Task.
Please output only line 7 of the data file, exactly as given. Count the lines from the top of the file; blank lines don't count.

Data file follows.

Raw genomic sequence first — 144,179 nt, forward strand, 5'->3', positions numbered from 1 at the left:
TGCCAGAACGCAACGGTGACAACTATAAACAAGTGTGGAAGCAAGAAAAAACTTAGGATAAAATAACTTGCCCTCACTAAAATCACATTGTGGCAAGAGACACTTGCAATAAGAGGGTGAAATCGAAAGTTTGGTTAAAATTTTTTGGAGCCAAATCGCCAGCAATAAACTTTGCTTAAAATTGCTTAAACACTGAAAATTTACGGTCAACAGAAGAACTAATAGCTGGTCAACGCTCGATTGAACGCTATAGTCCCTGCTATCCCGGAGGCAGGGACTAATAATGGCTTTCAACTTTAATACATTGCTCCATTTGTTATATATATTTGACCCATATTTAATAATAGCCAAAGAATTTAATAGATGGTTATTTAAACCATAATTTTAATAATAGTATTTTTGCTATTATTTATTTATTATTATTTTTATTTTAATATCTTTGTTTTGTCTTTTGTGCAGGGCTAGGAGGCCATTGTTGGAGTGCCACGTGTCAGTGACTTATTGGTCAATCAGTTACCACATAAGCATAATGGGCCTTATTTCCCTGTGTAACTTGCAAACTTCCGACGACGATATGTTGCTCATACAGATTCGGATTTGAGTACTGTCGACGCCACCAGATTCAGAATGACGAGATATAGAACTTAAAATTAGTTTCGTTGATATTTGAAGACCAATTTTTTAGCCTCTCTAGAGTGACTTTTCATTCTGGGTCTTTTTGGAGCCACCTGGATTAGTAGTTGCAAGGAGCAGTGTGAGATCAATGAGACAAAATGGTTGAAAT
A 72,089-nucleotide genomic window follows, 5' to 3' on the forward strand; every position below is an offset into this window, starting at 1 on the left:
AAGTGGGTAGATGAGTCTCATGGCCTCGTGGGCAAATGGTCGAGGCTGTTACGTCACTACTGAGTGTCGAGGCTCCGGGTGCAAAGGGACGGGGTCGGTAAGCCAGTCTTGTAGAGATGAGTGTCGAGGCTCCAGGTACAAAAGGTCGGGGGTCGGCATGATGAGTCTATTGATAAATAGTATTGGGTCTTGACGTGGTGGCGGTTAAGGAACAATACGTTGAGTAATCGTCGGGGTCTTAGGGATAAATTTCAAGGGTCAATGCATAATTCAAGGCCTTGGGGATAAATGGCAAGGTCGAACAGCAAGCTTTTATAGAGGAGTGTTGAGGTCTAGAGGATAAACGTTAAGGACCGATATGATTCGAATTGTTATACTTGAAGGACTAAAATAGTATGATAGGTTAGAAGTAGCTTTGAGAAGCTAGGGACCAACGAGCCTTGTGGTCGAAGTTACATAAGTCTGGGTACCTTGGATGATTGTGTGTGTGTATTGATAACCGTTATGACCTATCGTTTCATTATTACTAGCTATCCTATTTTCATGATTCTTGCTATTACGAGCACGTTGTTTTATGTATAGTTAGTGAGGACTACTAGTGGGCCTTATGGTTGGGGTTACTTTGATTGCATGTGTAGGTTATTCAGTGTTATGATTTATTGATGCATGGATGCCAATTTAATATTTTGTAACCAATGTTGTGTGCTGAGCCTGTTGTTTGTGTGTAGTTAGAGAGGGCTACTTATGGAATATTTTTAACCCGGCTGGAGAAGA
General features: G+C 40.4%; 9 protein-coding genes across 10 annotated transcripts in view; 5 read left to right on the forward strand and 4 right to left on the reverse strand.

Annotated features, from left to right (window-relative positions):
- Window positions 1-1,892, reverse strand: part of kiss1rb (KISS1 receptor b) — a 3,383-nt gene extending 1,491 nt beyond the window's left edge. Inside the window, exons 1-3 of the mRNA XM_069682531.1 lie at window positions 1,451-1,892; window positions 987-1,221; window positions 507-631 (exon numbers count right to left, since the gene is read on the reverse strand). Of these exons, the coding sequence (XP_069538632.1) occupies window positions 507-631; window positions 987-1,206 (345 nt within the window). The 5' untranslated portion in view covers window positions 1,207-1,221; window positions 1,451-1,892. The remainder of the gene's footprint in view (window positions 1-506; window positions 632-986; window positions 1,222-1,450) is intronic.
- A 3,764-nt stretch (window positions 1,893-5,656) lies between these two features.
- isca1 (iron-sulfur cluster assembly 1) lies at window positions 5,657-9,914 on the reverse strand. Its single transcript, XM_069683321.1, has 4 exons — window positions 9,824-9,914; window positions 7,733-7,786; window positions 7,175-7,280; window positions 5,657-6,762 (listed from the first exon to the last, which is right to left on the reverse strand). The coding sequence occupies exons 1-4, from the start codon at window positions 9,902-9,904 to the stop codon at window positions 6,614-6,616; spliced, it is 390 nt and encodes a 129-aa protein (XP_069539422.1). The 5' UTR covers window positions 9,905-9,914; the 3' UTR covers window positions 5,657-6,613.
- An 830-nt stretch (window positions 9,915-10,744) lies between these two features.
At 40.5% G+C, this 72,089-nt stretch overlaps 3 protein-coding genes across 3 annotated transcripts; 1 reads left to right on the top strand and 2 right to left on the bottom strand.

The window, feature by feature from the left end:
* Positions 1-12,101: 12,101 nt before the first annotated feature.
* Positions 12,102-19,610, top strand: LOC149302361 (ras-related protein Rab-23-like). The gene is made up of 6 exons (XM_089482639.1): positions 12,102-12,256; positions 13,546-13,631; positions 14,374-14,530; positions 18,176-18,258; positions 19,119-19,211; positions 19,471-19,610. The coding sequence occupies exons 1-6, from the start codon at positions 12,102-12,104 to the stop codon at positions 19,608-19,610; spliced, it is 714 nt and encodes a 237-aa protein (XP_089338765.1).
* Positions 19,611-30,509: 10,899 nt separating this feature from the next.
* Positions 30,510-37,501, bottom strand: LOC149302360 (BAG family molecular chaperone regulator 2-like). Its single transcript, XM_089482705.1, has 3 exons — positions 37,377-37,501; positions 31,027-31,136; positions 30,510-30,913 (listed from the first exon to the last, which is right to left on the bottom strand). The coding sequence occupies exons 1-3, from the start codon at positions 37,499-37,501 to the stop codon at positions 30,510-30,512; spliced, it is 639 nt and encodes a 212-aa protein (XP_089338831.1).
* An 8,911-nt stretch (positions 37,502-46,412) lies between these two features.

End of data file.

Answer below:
- Window positions 1-1,892, reverse strand: part of kiss1rb (KISS1 receptor b) — a 3,383-nt gene extending 1,491 nt beyond the window's left edge. Inside the window, exons 1-3 of the mRNA XM_069682531.1 lie at window positions 1,451-1,892; window positions 987-1,221; window positions 507-631 (exon numbers count right to left, since the gene is read on the reverse strand). Of these exons, the coding sequence (XP_069538632.1) occupies window positions 507-631; window positions 987-1,206 (345 nt within the window). The 5' untranslated portion in view covers window positions 1,207-1,221; window positions 1,451-1,892. The remainder of the gene's footprint in view (window positions 1-506; window positions 632-986; window positions 1,222-1,450) is intronic.